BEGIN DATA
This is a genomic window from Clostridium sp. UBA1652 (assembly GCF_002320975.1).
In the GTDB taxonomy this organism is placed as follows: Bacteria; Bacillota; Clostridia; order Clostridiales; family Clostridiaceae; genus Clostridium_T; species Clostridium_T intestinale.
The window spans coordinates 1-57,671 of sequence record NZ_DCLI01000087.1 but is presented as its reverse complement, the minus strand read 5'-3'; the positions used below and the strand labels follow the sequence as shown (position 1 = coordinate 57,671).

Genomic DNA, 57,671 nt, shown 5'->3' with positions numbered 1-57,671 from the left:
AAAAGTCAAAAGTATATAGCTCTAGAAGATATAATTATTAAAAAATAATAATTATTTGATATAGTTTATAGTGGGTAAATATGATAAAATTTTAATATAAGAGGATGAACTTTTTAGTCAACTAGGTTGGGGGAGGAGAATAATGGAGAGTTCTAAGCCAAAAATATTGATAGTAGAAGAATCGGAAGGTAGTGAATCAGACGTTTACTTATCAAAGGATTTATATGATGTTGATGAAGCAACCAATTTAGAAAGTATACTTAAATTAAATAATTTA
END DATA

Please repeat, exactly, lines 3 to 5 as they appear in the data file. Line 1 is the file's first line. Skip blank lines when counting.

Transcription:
The window spans coordinates 1-57,671 of sequence record NZ_DCLI01000087.1 but is presented as its reverse complement, the minus strand read 5'-3'; the positions used below and the strand labels follow the sequence as shown (position 1 = coordinate 57,671).

Genomic DNA, 57,671 nt, shown 5'->3' with positions numbered 1-57,671 from the left:
AAAAGTCAAAAGTATATAGCTCTAGAAGATATAATTATTAAAAAATAATAATTATTTGATATAGTTTATAGTGGGTAAATATGATAAAATTTTAATATAAGAGGATGAACTTTTTAGTCAACTAGGTTGGGGGAGGAGAATAATGGAGAGTTCTAAGCCAAAAATATTGATAGTAGAAGAATCGGAAGGTAGTGAATCAGACGTTTACTTATCAAAGGATTTATATGATGTTGATGAAGCAACCAATTTAGAAAGTATACTTAAATTAAATAATTTA